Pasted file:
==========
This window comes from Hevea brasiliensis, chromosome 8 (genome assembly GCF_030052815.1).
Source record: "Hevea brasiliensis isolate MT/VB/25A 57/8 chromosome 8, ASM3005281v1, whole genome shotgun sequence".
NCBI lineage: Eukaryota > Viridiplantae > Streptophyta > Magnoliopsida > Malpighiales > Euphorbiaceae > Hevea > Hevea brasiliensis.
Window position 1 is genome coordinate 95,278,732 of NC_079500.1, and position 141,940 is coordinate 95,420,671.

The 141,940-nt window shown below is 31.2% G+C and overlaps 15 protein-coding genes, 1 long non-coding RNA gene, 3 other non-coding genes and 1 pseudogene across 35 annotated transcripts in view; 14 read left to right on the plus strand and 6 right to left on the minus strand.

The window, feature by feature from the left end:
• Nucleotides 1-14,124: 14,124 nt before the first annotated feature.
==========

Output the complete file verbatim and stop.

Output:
This window comes from Hevea brasiliensis, chromosome 8 (genome assembly GCF_030052815.1).
Source record: "Hevea brasiliensis isolate MT/VB/25A 57/8 chromosome 8, ASM3005281v1, whole genome shotgun sequence".
NCBI lineage: Eukaryota > Viridiplantae > Streptophyta > Magnoliopsida > Malpighiales > Euphorbiaceae > Hevea > Hevea brasiliensis.
Window position 1 is genome coordinate 95,278,732 of NC_079500.1, and position 141,940 is coordinate 95,420,671.

The 141,940-nt window shown below is 31.2% G+C and overlaps 15 protein-coding genes, 1 long non-coding RNA gene, 3 other non-coding genes and 1 pseudogene across 35 annotated transcripts in view; 14 read left to right on the plus strand and 6 right to left on the minus strand.

The window, feature by feature from the left end:
• Nucleotides 1-14,124: 14,124 nt before the first annotated feature.